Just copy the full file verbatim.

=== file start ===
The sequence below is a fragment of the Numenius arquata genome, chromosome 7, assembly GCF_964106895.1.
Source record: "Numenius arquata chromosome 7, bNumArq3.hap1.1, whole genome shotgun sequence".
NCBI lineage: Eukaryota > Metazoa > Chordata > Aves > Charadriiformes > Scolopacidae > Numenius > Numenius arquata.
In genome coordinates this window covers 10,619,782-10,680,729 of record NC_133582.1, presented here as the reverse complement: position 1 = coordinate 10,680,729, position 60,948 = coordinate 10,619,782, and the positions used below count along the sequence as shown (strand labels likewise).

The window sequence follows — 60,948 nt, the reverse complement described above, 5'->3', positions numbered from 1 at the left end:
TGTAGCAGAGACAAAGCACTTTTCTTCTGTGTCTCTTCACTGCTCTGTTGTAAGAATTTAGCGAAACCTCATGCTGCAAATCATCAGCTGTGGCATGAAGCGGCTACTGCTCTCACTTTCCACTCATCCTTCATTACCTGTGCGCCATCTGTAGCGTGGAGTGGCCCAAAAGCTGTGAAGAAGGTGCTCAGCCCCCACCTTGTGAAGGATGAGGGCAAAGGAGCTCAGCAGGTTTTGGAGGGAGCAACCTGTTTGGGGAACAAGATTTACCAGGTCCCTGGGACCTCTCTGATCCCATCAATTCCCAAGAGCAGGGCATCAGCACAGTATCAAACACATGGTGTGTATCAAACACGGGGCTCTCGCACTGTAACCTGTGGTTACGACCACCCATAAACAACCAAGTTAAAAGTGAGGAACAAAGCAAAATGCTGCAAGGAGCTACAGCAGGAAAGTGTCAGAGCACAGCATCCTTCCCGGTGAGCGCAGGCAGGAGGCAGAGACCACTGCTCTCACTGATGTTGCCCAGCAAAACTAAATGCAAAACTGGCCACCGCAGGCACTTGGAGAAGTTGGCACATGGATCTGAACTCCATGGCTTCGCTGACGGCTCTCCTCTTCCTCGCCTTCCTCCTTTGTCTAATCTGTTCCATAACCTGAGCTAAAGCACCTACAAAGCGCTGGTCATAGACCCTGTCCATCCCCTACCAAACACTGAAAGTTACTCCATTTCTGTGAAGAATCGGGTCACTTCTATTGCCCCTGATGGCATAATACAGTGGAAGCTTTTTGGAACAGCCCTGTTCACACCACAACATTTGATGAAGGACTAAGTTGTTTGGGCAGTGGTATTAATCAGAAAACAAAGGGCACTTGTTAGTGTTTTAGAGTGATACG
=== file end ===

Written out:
The sequence below is a fragment of the Numenius arquata genome, chromosome 7, assembly GCF_964106895.1.
Source record: "Numenius arquata chromosome 7, bNumArq3.hap1.1, whole genome shotgun sequence".
NCBI lineage: Eukaryota > Metazoa > Chordata > Aves > Charadriiformes > Scolopacidae > Numenius > Numenius arquata.
In genome coordinates this window covers 10,619,782-10,680,729 of record NC_133582.1, presented here as the reverse complement: position 1 = coordinate 10,680,729, position 60,948 = coordinate 10,619,782, and the positions used below count along the sequence as shown (strand labels likewise).

The window sequence follows — 60,948 nt, the reverse complement described above, 5'->3', positions numbered from 1 at the left end:
TGTAGCAGAGACAAAGCACTTTTCTTCTGTGTCTCTTCACTGCTCTGTTGTAAGAATTTAGCGAAACCTCATGCTGCAAATCATCAGCTGTGGCATGAAGCGGCTACTGCTCTCACTTTCCACTCATCCTTCATTACCTGTGCGCCATCTGTAGCGTGGAGTGGCCCAAAAGCTGTGAAGAAGGTGCTCAGCCCCCACCTTGTGAAGGATGAGGGCAAAGGAGCTCAGCAGGTTTTGGAGGGAGCAACCTGTTTGGGGAACAAGATTTACCAGGTCCCTGGGACCTCTCTGATCCCATCAATTCCCAAGAGCAGGGCATCAGCACAGTATCAAACACATGGTGTGTATCAAACACGGGGCTCTCGCACTGTAACCTGTGGTTACGACCACCCATAAACAACCAAGTTAAAAGTGAGGAACAAAGCAAAATGCTGCAAGGAGCTACAGCAGGAAAGTGTCAGAGCACAGCATCCTTCCCGGTGAGCGCAGGCAGGAGGCAGAGACCACTGCTCTCACTGATGTTGCCCAGCAAAACTAAATGCAAAACTGGCCACCGCAGGCACTTGGAGAAGTTGGCACATGGATCTGAACTCCATGGCTTCGCTGACGGCTCTCCTCTTCCTCGCCTTCCTCCTTTGTCTAATCTGTTCCATAACCTGAGCTAAAGCACCTACAAAGCGCTGGTCATAGACCCTGTCCATCCCCTACCAAACACTGAAAGTTACTCCATTTCTGTGAAGAATCGGGTCACTTCTATTGCCCCTGATGGCATAATACAGTGGAAGCTTTTTGGAACAGCCCTGTTCACACCACAACATTTGATGAAGGACTAAGTTGTTTGGGCAGTGGTATTAATCAGAAAACAAAGGGCACTTGTTAGTGTTTTAGAGTGATACG